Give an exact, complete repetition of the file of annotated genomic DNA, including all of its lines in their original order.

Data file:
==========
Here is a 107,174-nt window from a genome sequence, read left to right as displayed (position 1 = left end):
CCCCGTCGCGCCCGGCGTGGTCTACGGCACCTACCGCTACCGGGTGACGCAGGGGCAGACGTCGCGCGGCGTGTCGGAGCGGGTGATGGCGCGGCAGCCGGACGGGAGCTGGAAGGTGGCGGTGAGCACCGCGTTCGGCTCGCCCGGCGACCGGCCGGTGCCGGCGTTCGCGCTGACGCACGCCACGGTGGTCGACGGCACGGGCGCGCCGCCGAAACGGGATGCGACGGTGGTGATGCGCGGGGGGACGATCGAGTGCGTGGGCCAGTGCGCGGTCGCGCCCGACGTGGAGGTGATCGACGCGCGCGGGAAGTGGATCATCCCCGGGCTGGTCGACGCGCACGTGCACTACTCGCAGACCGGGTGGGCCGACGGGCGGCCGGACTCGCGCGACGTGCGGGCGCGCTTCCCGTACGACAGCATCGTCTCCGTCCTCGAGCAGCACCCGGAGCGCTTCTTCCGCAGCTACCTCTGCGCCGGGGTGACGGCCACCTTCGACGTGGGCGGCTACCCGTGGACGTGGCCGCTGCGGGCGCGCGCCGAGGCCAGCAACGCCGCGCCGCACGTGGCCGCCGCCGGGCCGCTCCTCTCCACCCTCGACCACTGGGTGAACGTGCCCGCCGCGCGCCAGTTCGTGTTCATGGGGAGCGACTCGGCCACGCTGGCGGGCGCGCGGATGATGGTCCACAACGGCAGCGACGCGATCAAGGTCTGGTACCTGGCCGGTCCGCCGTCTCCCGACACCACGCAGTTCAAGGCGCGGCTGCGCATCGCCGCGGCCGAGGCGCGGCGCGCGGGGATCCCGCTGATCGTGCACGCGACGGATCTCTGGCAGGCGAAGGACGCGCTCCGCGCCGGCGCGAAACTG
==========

Here is a 107,174-nt window from a genome sequence, read left to right as displayed (position 1 = left end):
CCCCGTCGCGCCCGGCGTGGTCTACGGCACCTACCGCTACCGGGTGACGCAGGGGCAGACGTCGCGCGGCGTGTCGGAGCGGGTGATGGCGCGGCAGCCGGACGGGAGCTGGAAGGTGGCGGTGAGCACCGCGTTCGGCTCGCCCGGCGACCGGCCGGTGCCGGCGTTCGCGCTGACGCACGCCACGGTGGTCGACGGCACGGGCGCGCCGCCGAAACGGGATGCGACGGTGGTGATGCGCGGGGGGACGATCGAGTGCGTGGGCCAGTGCGCGGTCGCGCCCGACGTGGAGGTGATCGACGCGCGCGGGAAGTGGATCATCCCCGGGCTGGTCGACGCGCACGTGCACTACTCGCAGACCGGGTGGGCCGACGGGCGGCCGGACTCGCGCGACGTGCGGGCGCGCTTCCCGTACGACAGCATCGTCTCCGTCCTCGAGCAGCACCCGGAGCGCTTCTTCCGCAGCTACCTCTGCGCCGGGGTGACGGCCACCTTCGACGTGGGCGGCTACCCGTGGACGTGGCCGCTGCGGGCGCGCGCCGAGGCCAGCAACGCCGCGCCGCACGTGGCCGCCGCCGGGCCGCTCCTCTCCACCCTCGACCACTGGGTGAACGTGCCCGCCGCGCGCCAGTTCGTGTTCATGGGGAGCGACTCGGCCACGCTGGCGGGCGCGCGGATGATGGTCCACAACGGCAGCGACGCGATCAAGGTCTGGTACCTGGCCGGTCCGCCGTCTCCCGACACCACGCAGTTCAAGGCGCGGCTGCGCATCGCCGCGGCCGAGGCGCGGCGCGCGGGGATCCCGCTGATCGTGCACGCGACGGATCTCTGGCAGGCGAAGGACGCGCTCCGCGCCGGCGCGAAACTG